That’s what Jared Seehafer did. He’s a 28-year-old medical device consultant in San Francisco who heads the group.
He made his own tDCS machine using an elastic headband and a couple of electrodes. It’s powered by a 9-volt battery and produces 1 to 2 milliamps of electricity, approximately what it takes to light one small LED bulb.
via Hacking The Brain With Electricity: Don’t Try This At Home : Shots – Health News : NPR.
Are you guys serious, did you ever consider the picture might be invert, you need more zapping i see.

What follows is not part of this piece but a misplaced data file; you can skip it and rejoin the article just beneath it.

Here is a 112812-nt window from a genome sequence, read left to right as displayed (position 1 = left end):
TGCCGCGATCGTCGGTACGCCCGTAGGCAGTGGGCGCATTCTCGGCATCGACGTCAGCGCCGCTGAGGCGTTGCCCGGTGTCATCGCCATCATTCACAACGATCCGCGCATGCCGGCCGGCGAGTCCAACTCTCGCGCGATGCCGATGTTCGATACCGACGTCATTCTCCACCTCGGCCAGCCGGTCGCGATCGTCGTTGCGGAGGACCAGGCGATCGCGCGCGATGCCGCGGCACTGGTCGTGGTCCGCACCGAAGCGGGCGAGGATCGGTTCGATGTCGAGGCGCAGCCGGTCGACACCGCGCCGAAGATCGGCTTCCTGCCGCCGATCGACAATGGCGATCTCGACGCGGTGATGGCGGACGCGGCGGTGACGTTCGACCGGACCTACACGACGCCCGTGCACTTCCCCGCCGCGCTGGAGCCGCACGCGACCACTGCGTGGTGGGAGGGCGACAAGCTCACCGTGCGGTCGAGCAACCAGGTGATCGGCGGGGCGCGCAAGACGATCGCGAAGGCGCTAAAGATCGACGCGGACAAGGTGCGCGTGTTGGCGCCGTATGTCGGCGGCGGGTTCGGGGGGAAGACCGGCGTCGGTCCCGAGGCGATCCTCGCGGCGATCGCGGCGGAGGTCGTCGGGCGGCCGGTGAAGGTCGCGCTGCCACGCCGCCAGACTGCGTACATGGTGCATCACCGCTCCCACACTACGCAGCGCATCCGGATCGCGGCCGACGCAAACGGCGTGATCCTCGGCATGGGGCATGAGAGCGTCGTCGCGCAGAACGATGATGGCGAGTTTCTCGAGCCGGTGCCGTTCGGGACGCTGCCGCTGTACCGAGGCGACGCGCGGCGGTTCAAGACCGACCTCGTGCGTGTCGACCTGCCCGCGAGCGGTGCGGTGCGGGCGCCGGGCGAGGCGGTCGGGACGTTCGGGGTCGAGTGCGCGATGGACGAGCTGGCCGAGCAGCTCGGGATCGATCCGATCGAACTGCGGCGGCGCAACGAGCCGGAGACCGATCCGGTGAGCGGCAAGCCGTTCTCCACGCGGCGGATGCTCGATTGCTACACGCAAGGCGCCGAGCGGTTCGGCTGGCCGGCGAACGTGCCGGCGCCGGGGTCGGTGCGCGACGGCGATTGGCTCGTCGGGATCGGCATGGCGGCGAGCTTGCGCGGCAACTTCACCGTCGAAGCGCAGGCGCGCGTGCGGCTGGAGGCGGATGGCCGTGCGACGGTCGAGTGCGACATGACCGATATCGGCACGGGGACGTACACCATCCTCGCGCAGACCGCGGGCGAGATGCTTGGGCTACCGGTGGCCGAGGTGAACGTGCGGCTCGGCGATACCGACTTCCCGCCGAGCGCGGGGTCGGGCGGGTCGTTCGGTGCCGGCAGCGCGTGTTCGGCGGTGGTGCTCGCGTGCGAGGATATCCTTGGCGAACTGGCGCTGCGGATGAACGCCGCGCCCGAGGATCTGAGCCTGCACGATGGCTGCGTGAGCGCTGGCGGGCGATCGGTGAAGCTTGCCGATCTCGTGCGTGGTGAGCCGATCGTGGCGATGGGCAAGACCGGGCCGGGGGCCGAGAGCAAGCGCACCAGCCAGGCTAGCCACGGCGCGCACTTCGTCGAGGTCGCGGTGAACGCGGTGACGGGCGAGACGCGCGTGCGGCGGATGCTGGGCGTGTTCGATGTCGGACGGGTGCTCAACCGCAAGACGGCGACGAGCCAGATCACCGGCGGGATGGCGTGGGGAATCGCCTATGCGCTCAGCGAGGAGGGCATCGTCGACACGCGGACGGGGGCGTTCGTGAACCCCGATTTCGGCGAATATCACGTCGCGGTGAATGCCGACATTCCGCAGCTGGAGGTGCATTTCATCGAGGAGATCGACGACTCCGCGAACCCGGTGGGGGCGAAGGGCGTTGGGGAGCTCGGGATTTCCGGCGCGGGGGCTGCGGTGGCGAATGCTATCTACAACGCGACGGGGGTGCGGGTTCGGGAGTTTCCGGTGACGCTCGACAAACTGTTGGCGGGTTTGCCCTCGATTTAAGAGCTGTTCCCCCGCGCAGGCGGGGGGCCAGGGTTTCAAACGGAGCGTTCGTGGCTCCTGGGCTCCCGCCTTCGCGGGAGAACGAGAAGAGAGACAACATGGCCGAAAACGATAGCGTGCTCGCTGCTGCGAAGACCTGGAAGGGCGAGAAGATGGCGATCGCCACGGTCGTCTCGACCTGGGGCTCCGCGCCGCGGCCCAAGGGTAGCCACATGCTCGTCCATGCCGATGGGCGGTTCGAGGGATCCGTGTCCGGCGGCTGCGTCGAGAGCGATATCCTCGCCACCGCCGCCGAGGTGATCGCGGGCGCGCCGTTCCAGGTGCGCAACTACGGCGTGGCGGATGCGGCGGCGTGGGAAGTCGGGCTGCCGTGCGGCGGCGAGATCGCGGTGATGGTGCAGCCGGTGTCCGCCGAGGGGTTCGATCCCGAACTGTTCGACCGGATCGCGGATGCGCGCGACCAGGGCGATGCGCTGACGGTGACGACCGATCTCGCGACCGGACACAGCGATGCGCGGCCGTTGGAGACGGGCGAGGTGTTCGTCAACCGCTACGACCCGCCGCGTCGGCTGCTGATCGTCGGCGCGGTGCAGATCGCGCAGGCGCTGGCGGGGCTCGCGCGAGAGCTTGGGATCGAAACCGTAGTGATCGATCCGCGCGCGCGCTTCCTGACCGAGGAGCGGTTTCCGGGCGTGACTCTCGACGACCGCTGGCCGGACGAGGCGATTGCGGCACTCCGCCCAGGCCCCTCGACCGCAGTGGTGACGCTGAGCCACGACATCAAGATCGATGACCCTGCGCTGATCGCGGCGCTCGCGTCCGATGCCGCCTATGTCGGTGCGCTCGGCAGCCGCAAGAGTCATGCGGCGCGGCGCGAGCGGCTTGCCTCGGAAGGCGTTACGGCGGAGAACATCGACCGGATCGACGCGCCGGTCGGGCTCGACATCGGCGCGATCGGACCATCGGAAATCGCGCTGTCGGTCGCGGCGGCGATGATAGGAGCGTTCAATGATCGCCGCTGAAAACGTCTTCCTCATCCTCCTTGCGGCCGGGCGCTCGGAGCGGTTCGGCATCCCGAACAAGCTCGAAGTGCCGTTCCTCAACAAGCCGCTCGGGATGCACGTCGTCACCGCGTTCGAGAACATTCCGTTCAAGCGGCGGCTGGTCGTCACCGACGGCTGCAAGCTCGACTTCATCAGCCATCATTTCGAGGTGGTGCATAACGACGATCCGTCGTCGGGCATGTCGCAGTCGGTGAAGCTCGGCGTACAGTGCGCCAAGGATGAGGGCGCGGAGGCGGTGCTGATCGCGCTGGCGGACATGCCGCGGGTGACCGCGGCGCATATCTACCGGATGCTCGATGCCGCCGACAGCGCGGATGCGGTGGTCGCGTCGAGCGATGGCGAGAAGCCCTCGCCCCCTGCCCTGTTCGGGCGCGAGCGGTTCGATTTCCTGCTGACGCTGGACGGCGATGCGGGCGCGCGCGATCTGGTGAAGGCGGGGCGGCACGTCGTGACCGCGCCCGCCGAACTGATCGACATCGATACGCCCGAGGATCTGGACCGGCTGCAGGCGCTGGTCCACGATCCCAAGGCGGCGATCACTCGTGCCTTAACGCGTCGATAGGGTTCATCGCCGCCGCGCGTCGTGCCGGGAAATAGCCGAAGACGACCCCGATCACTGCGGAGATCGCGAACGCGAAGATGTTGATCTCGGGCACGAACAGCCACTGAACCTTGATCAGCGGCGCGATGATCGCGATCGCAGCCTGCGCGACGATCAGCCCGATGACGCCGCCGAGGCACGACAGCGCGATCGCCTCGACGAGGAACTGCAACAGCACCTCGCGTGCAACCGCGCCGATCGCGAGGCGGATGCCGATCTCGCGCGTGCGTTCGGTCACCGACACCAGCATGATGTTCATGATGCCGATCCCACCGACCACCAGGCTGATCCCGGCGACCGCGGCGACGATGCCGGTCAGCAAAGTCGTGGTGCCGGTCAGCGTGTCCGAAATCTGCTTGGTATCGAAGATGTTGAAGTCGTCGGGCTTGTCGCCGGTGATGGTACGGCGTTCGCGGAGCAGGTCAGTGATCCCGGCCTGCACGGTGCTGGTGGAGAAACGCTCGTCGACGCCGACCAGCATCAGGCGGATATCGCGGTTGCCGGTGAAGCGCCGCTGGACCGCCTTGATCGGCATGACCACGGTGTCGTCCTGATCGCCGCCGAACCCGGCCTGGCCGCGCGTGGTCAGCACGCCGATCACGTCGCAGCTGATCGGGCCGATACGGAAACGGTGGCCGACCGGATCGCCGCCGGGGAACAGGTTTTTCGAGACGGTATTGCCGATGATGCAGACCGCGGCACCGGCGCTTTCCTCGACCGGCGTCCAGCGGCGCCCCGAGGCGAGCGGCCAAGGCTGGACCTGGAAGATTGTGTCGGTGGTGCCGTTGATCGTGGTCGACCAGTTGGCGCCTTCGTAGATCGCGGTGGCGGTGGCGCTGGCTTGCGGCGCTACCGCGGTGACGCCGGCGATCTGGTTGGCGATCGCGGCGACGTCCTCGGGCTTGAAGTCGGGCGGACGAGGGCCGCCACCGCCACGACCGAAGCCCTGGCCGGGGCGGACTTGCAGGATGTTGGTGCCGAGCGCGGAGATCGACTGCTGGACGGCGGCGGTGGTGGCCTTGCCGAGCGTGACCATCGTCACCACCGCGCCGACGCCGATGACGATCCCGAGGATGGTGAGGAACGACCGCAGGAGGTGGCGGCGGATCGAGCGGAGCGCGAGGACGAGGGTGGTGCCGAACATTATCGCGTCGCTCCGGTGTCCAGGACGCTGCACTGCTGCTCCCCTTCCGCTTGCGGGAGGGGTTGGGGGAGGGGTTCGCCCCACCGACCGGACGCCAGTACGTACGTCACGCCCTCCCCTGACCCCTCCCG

Didn’t he put the anode and cathode wrong? I can’t find that good information where to put the electrodes. I put my 1.5mA tdcs device anode on left temple, cathode 2cm above right eyebrow.
Assuming the red lead is positive, I’d agree with you.
This details basic positioning: http://www.jove.com/video/2744/electrode-positioning-montage-transcranial-direct-current. Some interesting placement info starting around 15min in this video: https://www.youtube.com/watch?v=h1Y3cpB26IY#t=947